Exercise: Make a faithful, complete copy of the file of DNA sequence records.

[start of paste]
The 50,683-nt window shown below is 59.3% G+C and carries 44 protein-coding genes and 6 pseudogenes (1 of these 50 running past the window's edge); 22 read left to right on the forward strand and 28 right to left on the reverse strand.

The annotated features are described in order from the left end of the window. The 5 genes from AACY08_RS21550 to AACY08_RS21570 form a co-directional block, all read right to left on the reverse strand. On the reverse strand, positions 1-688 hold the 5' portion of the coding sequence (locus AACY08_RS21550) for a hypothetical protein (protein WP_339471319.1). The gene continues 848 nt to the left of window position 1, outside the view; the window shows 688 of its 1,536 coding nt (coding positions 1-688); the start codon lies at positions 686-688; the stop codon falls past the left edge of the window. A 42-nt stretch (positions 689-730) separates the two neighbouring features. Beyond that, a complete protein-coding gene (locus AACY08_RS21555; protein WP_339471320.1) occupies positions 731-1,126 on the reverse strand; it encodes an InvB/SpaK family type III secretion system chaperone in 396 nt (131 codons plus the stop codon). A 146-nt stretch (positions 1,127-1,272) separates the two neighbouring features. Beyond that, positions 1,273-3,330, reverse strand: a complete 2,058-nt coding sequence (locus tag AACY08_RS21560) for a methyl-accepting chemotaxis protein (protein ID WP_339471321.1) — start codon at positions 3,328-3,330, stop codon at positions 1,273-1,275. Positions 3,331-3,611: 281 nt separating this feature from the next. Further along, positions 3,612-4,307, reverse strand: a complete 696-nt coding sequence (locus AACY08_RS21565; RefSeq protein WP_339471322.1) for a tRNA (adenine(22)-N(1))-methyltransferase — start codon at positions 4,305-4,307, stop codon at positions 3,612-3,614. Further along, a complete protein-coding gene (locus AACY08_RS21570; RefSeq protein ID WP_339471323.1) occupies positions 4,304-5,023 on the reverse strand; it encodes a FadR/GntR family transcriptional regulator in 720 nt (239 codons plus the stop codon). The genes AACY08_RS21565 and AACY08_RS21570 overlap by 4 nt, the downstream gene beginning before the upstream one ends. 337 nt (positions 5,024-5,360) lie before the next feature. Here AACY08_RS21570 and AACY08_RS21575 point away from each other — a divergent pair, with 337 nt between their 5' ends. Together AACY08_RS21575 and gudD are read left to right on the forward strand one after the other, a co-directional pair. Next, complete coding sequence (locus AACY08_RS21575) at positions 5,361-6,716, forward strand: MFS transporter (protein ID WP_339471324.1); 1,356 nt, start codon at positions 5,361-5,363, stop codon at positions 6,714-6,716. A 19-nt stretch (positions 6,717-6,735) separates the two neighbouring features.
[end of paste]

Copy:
The 50,683-nt window shown below is 59.3% G+C and carries 44 protein-coding genes and 6 pseudogenes (1 of these 50 running past the window's edge); 22 read left to right on the forward strand and 28 right to left on the reverse strand.

The annotated features are described in order from the left end of the window. The 5 genes from AACY08_RS21550 to AACY08_RS21570 form a co-directional block, all read right to left on the reverse strand. On the reverse strand, positions 1-688 hold the 5' portion of the coding sequence (locus AACY08_RS21550) for a hypothetical protein (protein WP_339471319.1). The gene continues 848 nt to the left of window position 1, outside the view; the window shows 688 of its 1,536 coding nt (coding positions 1-688); the start codon lies at positions 686-688; the stop codon falls past the left edge of the window. A 42-nt stretch (positions 689-730) separates the two neighbouring features. Beyond that, a complete protein-coding gene (locus AACY08_RS21555; protein WP_339471320.1) occupies positions 731-1,126 on the reverse strand; it encodes an InvB/SpaK family type III secretion system chaperone in 396 nt (131 codons plus the stop codon). A 146-nt stretch (positions 1,127-1,272) separates the two neighbouring features. Beyond that, positions 1,273-3,330, reverse strand: a complete 2,058-nt coding sequence (locus tag AACY08_RS21560) for a methyl-accepting chemotaxis protein (protein ID WP_339471321.1) — start codon at positions 3,328-3,330, stop codon at positions 1,273-1,275. Positions 3,331-3,611: 281 nt separating this feature from the next. Further along, positions 3,612-4,307, reverse strand: a complete 696-nt coding sequence (locus AACY08_RS21565; RefSeq protein WP_339471322.1) for a tRNA (adenine(22)-N(1))-methyltransferase — start codon at positions 4,305-4,307, stop codon at positions 3,612-3,614. Further along, a complete protein-coding gene (locus AACY08_RS21570; RefSeq protein ID WP_339471323.1) occupies positions 4,304-5,023 on the reverse strand; it encodes a FadR/GntR family transcriptional regulator in 720 nt (239 codons plus the stop codon). The genes AACY08_RS21565 and AACY08_RS21570 overlap by 4 nt, the downstream gene beginning before the upstream one ends. 337 nt (positions 5,024-5,360) lie before the next feature. Here AACY08_RS21570 and AACY08_RS21575 point away from each other — a divergent pair, with 337 nt between their 5' ends. Together AACY08_RS21575 and gudD are read left to right on the forward strand one after the other, a co-directional pair. Next, complete coding sequence (locus AACY08_RS21575) at positions 5,361-6,716, forward strand: MFS transporter (protein ID WP_339471324.1); 1,356 nt, start codon at positions 5,361-5,363, stop codon at positions 6,714-6,716. A 19-nt stretch (positions 6,717-6,735) separates the two neighbouring features.